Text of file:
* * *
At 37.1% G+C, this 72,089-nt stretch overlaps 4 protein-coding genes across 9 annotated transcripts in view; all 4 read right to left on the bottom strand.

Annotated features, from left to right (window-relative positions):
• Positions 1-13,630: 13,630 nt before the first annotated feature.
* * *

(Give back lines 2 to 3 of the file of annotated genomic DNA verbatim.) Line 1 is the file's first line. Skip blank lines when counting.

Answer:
Annotated features, from left to right (window-relative positions):
• Positions 1-13,630: 13,630 nt before the first annotated feature.